- Barclays settled first ISDAfix case in May for $115 Million
- ICAP's 'Treasure Island' desk at heart of CFTC's ISDAfix probe
Even though ICAP Plc is selling a division at the heart of a trading scandal, it’s retaining any future legal liability, according to a person familiar with the matter.
ICAP agreed Wednesday to sell the voice-brokerage division to Tullett Prebon Plc for more than 1 billion pounds ($1.5 billion), but it will still have to pay any fines or face other enforcement actions that result from the ISDAfix interest-rate benchmark manipulation investigation, according to the person, who asked to not be identified because the information was private.
The U.S. Commodity Futures Trading Commission found evidence in 2013 that traders at Wall Street banks instructed ICAP brokers to buy or sell as many interest-rate swaps as necessary to rig the ISDAfix benchmark by moving it to a predetermined level, a person familiar with the matter said at the time. Doing so helped banks reap millions of dollars in trading profits, costing companies and pension funds, the person said. Barclays Plc agreed in May to pay $115 million to resolve claims it attempted to manipulate ISDAfix, the first enforcement action in the case. At the time, Barclays said the ISDAfix investigation was “industrywide.”
Serra Balls, an ICAP spokeswoman, declined to comment.
“Tullett Prebon will be indemnified by ICAP for certain liabilities, principally relating to regulatory investigations or litigation including those already in the public domain,” Tullett said in its statement announcing the agreement.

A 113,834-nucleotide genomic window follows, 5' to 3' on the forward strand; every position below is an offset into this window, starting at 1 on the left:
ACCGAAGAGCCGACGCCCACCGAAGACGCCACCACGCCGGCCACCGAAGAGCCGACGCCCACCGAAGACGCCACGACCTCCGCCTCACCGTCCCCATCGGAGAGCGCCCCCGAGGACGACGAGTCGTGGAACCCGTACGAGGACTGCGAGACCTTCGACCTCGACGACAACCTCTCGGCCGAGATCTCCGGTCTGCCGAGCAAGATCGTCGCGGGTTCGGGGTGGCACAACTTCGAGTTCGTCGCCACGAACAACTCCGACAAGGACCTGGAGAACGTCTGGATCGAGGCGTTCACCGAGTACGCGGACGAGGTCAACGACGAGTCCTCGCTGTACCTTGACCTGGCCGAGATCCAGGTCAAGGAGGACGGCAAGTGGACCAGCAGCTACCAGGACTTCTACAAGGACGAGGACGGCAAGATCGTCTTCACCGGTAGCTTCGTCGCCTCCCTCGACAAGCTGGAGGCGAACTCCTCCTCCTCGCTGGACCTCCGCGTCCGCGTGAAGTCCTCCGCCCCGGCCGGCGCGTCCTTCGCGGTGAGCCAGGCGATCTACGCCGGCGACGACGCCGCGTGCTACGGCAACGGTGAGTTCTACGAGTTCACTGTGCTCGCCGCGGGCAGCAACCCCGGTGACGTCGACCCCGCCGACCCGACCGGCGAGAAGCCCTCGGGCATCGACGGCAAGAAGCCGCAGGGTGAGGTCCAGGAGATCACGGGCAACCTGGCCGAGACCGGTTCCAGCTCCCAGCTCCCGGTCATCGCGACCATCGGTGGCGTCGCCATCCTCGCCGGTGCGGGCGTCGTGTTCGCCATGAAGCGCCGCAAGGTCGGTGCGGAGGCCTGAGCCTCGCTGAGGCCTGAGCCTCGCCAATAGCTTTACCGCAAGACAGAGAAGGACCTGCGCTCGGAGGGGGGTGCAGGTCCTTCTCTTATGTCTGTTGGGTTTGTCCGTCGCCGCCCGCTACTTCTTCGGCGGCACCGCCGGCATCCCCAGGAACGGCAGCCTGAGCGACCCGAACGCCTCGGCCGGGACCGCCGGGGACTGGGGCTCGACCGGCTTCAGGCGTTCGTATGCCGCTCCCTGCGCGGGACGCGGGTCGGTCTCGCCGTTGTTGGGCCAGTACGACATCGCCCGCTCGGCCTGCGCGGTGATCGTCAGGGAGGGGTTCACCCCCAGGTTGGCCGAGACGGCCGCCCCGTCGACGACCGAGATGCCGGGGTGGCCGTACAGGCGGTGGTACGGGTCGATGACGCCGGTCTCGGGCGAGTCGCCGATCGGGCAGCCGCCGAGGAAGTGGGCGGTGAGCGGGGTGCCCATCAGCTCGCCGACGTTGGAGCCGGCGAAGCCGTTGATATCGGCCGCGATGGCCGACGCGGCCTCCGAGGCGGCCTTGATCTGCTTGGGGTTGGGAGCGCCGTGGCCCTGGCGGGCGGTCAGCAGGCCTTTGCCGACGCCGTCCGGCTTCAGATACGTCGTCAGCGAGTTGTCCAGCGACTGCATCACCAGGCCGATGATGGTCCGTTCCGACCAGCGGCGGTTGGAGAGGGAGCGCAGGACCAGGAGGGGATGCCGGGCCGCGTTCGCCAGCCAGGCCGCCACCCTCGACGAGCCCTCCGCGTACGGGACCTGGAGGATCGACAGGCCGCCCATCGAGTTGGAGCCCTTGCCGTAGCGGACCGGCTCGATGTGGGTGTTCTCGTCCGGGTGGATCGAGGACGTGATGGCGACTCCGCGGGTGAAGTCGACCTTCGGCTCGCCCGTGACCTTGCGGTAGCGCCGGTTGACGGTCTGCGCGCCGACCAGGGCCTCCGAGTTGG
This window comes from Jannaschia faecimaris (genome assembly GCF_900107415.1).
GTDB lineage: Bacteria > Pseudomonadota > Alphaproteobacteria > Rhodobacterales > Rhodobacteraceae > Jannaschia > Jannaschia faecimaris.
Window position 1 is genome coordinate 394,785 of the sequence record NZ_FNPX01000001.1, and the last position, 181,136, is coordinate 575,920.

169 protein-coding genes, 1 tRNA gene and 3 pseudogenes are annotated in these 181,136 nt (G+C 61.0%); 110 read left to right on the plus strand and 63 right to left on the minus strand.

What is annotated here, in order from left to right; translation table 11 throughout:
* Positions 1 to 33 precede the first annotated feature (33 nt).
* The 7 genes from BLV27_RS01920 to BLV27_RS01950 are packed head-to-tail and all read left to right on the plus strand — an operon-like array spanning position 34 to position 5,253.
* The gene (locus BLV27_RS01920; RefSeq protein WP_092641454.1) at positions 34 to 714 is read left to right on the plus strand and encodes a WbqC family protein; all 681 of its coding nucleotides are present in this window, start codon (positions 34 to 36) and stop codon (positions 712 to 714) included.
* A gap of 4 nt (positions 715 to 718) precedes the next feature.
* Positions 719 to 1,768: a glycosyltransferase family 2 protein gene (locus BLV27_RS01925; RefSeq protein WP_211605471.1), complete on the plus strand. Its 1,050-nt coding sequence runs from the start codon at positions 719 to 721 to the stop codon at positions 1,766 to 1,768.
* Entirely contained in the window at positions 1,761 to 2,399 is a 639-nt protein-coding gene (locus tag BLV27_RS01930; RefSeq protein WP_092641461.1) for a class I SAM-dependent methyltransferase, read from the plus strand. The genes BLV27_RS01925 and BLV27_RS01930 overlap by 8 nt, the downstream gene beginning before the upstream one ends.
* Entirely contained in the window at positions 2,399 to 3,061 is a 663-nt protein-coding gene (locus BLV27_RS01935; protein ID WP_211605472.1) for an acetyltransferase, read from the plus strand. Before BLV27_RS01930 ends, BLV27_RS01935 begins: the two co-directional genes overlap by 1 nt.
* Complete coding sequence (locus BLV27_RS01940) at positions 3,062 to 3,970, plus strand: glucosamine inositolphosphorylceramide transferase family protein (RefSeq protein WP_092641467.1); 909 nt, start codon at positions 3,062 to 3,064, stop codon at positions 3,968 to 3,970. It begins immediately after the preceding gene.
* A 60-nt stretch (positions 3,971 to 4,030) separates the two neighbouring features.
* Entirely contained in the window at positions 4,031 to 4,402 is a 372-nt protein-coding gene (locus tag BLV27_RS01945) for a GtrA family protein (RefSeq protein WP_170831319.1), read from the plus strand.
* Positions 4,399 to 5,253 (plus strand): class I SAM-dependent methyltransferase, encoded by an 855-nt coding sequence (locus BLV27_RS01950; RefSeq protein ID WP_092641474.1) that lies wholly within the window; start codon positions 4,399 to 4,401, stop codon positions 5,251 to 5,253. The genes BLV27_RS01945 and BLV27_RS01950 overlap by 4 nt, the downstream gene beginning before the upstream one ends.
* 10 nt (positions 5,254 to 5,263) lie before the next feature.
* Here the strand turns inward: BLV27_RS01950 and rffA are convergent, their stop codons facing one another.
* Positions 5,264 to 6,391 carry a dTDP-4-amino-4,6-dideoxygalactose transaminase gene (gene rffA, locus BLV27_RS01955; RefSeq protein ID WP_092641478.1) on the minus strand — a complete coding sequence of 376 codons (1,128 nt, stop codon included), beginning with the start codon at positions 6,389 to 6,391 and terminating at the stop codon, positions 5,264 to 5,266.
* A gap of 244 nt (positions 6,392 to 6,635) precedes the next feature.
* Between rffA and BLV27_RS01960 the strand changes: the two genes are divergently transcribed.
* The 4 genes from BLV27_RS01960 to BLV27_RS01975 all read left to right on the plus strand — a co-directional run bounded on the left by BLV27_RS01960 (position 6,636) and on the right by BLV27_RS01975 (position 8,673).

The CFTC investigation centers on ICAP’s U.S. interest-rate swap desk, nicknamed Treasure Island because brokers there were paid as much as $7 million a year at the market’s peak, two people with knowledge of the matter said in 2013. The global interest-rate benchmark is used by banks, corporate treasurers and money managers to determine borrowing costs and to value much of the $381 trillion of outstanding interest-rate swaps.
The CFTC released some of the more than 1 million e-mails and recorded phone calls gathered in its investigation when it settled with Barclays in May.
It was a simple process, according to the CFTC: Barclays traders told their brokers to buy or sell as many interest-rate swaps as needed just before 11 a.m. New York time to push the benchmark in the desired direction.
On Sept. 10, 2008, as the global financial system teetered on the brink of its worst crisis since the Great Depression, another Barclays trader watched a colleague trade. He was impressed.
“You did well at the 11 o’clock fix, man,” he said to a broker, according to the CFTC complaint. “Sounded like you were actually holding the spreads up with your hands; like, it felt like you were bench pressing them over your head.”
Here’s how a broker described the process to a trader in 2007, according to the CFTC: “If you want to affect it at 11, you tell me which way you want to affect it we’ll, we’ll attempt to affect it that way.”
The only brokerage used to set the ISDAfix rate during those years was ICAP.
(An earlier version of this story was corrected to fix the spelling of Serra Balls’s name in the fourth paragraph.)